·         Choosing water or decaffeinated black coffee or plain tea instead of soft drinks, energy drinks, and other sugar-sweetened beverages.

·         Choosing whole grains instead of refined, fruit instead of sugar-sweetened dessert, and olive oil instead of butter.

You can also consider how you prepare and eat your food. These habits can help you lose weight and reduce other risk factors for diabetes.

·         Baking, grilling, steaming, and roasting instead of frying.

·         Serving yourself smaller portions of high-sugar, high-fat, and high-carbohydrate foods.

·         Cooking for yourself instead of eating out.

The CDC recommends getting at least 150 minutes per week of moderate-intensity physical activity, or at least 30 minutes on most days of the week. You can break up your 30 daily minutes into 3 10-minute sessions, if you prefer or if you do not have time for a single 30-minute session during the day.

Examples of moderate-intensity physical activity include:

·         Walking briskly.

·         Water aerobics.

·         Leisurely cycling.

·         Playing doubles tennis.

·         Roller skating.

·         Gardening and mowing the lawn.

You could alternatively do 75 minutes per week of vigorous-intensity physical activity, or hit your goals with a combination of moderate and vigorous exercises.

Examples of vigorous-intensity physical activity include:

·         Running.

·         Bicycling uphill or fast.

·         Swimming laps.

·         Kickboxing.

·         Circuit strength training.

·         Playing soccer or singles tennis.

There are other changes you can make to lead a healthier lifestyle. Reducing and managing stress can lower inflammation and slow the progression of insulin resistance. The importance of getting enough sleep is often overlooked, but even short periods of sleep deprivation can increase insulin resistance. Quitting smoking can also support healthier blood sugar levels.

Prediabetes A1C Range

As you start to learn about prediabetes and diabetes, you may see a lot of references to “A1C” or the “A1C test.” The term “A1C” is short for “HbA1C,” which refers to “glycated hemoglobin.” Your glycated hemoglobin, or A1C, is the percent of hemoglobin in your body that has been glycated – but here is a breakdown.

·         “Hemoglobin” is the type of protein that carries oxygen in your red blood cells. It delivers the oxygen to the cells in your body as your blood circulates.

·         “Glycated” means that a sugar, or glucose, molecule, is attached. The glycation (or glycosylation) process can occur when there is too much sugar in your blood – that is, when blood sugar levels are high.

Glycated hemoglobin, or A1C, is a measure of how high your blood sugar has been over the past two to three months. A “normal” value is under 5.7%, while a value of 5.7 to 6.4% is considered to be prediabetes. A higher value than that is indicative of diabetes.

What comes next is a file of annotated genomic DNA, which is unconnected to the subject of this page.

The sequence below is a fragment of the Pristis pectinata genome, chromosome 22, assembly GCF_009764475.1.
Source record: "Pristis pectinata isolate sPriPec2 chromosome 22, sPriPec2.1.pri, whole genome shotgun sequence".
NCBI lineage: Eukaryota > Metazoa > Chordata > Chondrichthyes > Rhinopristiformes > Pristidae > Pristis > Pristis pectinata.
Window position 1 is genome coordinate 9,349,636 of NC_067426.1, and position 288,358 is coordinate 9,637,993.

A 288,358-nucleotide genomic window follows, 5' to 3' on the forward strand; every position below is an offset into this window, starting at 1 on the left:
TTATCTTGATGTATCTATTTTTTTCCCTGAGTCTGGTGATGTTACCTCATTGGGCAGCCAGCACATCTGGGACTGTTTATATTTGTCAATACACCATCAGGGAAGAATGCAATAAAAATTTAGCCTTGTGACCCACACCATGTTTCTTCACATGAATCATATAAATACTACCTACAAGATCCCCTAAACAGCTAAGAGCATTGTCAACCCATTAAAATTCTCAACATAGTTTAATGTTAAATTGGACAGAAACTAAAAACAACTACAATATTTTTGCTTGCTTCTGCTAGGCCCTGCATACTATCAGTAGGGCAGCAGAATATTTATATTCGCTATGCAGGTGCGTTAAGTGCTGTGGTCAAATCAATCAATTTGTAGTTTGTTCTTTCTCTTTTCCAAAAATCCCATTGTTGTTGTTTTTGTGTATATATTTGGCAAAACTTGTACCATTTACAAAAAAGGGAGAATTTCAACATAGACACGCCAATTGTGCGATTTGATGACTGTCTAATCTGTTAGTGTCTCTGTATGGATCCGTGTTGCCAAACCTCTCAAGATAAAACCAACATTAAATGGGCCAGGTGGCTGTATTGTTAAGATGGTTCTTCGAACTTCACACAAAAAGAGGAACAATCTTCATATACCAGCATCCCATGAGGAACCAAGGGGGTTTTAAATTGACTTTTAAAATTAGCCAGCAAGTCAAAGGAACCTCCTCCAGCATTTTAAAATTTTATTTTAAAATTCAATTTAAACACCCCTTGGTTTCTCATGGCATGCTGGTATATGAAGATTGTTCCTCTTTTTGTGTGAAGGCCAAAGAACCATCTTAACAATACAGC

Prediabetes Risk Test

The only way to know for sure if you have prediabetes is to get a blood test to test your blood sugar or A1C levels, and to have your doctor look at the results. Still, you can go to the CDC’s website to see whether you are considered high or low risk for prediabetes.

Prediabetes Test Online

The online prediabetes test is located on the CDC’s website, and it takes only a minute to complete. First, answer the 7 yes/no questions.

1.      Are you a woman who has had a baby weighing more than 9 pounds at birth?

2.      Do you have a sister or brother with diabetes?

3.      Do you have a parent with diabetes?

4.      Find your height on the chart. Do you weigh as much as or more than the weight listed for your height?

5.      Are you younger than 65 years of age and get little or no exercise in a typical day?

6.      Are you between 45 and 64 years of age?

7.      Are you 65 years of age or older?

Scoring Your Online Prediabetes Test

Next, see how many points you got for each question. You get 0 points for a question if your answer was, “No.” If you answered, “Yes,” you get the following numbers of points.

1.      Are you a woman who has had a baby weighing more than 9 pounds at birth? (1 point). A high birth weight can mean that that mother had some trouble controlling blood sugar during pregnancy. From this question, you can see that this can put you at risk for prediabetes even after pregnancy.

2.      Do you have a sister or brother with diabetes? (1 point) This question lets you know that prediabetes has at least a small genetic component – it can run in families.

3.      Do you have a parent with diabetes? (1 point) Again, this is a question that considers your genetic risk. If your mother or father had diabetes, they could have passed down the higher risk of it to you.

4.      Find your height on the chart. Do you weigh as much as or more than the weight listed for your height? (5 points) This question gets at your weight, since extra body weight increases your risk for prediabetes. The chart that the question refers to shows you the weights corresponding to a BMI of 25 or over for your height – that is the BMI that is considered to be at risk for most people (for Pacific Islanders, the at-risk BMI is 26 or over, and for Asian Americans, the at-risk BMI is 23 or over).